Although these studies have shown the effectiveness of such a “compareaggregate” framework for sequence matching, there are at least two limitations with these previous studies: (1) Each of the models proposed in these studies is tested on one or two tasks only, but we hypothesize that this general framework is effective on many sequence matching problems. There has not been any study that empirically verifies this. (2) More importantly, these studies did not pay much attention to the comparison function that is used to compare two small textual units. Usually a standard feedforward network is used (Hu et al., 2014; Wang & Jiang, 2016b) to combine two vectors representing two units that need to be compared, e.g., two words. However, based on the nature of these sequence matching problems, we essentially need to measure how semantically similar the two sequences are. Presumably, this property of these sequence matching problems should guide us in choosing more appropriate comparison functions. Indeed He & Lin (2016) used cosine similarity, Euclidean distance and dot product to define the comparison function, which seem to be better justifiable. But they did not systematically evaluate these similarity or distance functions or compare them with a standard feedforward network.
In this paper, we argue that the general “compareaggregate” framework is effective for a wide range of sequence matching problems. We present a model that follows this general framework and test it on four different datasets, namely, MovieQA, InsuranceQA, WikiQA and SNLI. The first three datasets are for Question Answering, but the setups of the tasks are quite different. The last dataset is for textual entailment. More importantly, we systematically present and test six different comparison functions. We find that overall a comparison function based on elementwise subtraction and multiplication works the best on the four datasets.
The contributions of this work are twofold: (1) Using four different datasets, we show that our model following the “compareaggregate” framework is very effective when compared with the stateoftheart performance on these datasets. (2) We conduct systematic evaluation of different comparison functions and show that a comparison function based on elementwise operations, which is not widely used for wordlevel matching, works the best across the different datasets. We believe that these findings will be useful for future research on sequence matching problems. We have also made our code available online.^{1}^{1}1https://github.com/shuohangwang/SeqMatchSeq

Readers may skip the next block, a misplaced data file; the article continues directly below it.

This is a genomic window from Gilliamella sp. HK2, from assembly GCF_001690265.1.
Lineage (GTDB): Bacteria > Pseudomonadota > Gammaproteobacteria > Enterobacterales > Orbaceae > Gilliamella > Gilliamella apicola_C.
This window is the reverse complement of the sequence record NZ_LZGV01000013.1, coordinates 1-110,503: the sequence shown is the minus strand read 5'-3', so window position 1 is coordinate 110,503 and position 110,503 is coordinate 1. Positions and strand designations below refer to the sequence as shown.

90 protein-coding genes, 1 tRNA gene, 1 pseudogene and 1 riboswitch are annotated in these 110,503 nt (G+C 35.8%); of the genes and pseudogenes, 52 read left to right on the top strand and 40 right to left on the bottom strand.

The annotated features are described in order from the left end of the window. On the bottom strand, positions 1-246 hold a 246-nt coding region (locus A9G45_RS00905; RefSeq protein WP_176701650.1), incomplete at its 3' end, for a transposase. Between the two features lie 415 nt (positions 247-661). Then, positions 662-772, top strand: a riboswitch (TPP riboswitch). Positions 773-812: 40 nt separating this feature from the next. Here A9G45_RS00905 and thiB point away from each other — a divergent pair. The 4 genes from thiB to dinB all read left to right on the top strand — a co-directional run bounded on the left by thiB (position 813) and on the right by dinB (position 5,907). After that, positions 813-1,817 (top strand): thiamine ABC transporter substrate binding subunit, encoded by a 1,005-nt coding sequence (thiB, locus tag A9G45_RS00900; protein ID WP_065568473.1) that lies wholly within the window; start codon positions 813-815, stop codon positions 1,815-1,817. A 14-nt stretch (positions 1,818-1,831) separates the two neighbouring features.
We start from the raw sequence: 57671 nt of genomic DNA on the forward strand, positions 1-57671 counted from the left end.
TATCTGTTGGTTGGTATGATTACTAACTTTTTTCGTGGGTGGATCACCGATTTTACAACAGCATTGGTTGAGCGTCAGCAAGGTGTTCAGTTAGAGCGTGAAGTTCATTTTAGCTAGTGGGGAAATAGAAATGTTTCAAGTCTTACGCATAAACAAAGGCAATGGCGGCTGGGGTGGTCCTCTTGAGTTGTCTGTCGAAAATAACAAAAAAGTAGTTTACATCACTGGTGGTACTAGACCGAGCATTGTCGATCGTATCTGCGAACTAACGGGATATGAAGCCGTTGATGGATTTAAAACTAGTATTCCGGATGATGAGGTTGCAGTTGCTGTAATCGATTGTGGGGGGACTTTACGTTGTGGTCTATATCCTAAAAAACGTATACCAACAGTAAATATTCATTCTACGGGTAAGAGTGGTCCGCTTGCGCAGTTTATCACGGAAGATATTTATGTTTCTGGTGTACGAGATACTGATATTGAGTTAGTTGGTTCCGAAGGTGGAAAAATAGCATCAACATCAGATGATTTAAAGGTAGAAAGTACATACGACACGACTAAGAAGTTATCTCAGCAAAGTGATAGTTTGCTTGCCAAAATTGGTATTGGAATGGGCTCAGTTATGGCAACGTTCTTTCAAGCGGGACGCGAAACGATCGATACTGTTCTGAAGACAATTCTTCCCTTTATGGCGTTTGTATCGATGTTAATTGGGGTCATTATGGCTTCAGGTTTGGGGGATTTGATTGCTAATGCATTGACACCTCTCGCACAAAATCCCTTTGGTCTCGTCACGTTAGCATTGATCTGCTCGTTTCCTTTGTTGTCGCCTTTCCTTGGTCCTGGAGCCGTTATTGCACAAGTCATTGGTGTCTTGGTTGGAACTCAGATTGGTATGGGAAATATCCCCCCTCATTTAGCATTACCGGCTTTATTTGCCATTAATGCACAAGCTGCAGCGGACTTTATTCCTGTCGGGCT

2 Method
In this section, we propose a general model following the “compareaggregate” framework for matching two sequences. This general model can be applied to different tasks. We focus our discussion on six different comparison functions that can be plugged into this general “compareaggregate” model. In particular, we hypothesize that two comparison functions based on elementwise operations, Sub and Mult, are good middle ground between highly flexible functions using standard neural network models and highly restrictive functions based on cosine similarity and/or Euclidean distance. As we will show in the experiment section, these comparison functions based on elementwise operations can indeed perform very well on a number of sequence matching problems.
2.1 Problem Definition and Model Overview
The general setup of the sequence matching problem we consider is the following. We assume there are two sequences to be matched. We use two matrices and to represent the word embeddings of the two sequences, where and are the lengths of the two sequences, respectively, and is the dimensionality of the word embeddings. In other words, each column vector of or is an embedding vector representing a single word. Given a pair of and , the goal is to predict a label . For example, in textual entailment, may represent a premise and a hypothesis, and indicates whether entails or contradicts . In question answering, may be a question and a candidate answer, and indicates whether is the correct answer to .